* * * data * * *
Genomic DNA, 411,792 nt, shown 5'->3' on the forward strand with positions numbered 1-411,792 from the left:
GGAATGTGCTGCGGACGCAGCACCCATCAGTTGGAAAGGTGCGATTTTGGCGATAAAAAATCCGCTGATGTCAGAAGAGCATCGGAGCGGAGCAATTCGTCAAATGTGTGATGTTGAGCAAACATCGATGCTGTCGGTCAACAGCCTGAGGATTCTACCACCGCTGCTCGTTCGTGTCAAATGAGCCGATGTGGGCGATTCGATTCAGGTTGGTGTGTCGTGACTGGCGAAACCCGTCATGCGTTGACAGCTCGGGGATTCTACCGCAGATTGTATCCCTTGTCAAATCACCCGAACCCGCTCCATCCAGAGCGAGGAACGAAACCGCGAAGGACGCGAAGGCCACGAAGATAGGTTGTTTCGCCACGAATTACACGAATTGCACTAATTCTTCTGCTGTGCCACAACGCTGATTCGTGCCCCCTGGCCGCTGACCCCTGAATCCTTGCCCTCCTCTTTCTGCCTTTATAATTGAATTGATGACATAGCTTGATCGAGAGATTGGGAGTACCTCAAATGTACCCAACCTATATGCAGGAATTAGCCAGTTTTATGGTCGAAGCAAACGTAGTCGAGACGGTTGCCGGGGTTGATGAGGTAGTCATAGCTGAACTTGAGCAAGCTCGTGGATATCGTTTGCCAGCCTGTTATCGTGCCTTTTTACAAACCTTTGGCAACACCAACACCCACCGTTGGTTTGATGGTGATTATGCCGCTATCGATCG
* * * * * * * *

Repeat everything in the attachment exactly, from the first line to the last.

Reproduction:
Genomic DNA, 411,792 nt, shown 5'->3' on the forward strand with positions numbered 1-411,792 from the left:
GGAATGTGCTGCGGACGCAGCACCCATCAGTTGGAAAGGTGCGATTTTGGCGATAAAAAATCCGCTGATGTCAGAAGAGCATCGGAGCGGAGCAATTCGTCAAATGTGTGATGTTGAGCAAACATCGATGCTGTCGGTCAACAGCCTGAGGATTCTACCACCGCTGCTCGTTCGTGTCAAATGAGCCGATGTGGGCGATTCGATTCAGGTTGGTGTGTCGTGACTGGCGAAACCCGTCATGCGTTGACAGCTCGGGGATTCTACCGCAGATTGTATCCCTTGTCAAATCACCCGAACCCGCTCCATCCAGAGCGAGGAACGAAACCGCGAAGGACGCGAAGGCCACGAAGATAGGTTGTTTCGCCACGAATTACACGAATTGCACTAATTCTTCTGCTGTGCCACAACGCTGATTCGTGCCCCCTGGCCGCTGACCCCTGAATCCTTGCCCTCCTCTTTCTGCCTTTATAATTGAATTGATGACATAGCTTGATCGAGAGATTGGGAGTACCTCAAATGTACCCAACCTATATGCAGGAATTAGCCAGTTTTATGGTCGAAGCAAACGTAGTCGAGACGGTTGCCGGGGTTGATGAGGTAGTCATAGCTGAACTTGAGCAAGCTCGTGGATATCGTTTGCCAGCCTGTTATCGTGCCTTTTTACAAACCTTTGGCAACACCAACACCCACCGTTGGTTTGATGGTGATTATGCCGCTATCGATCG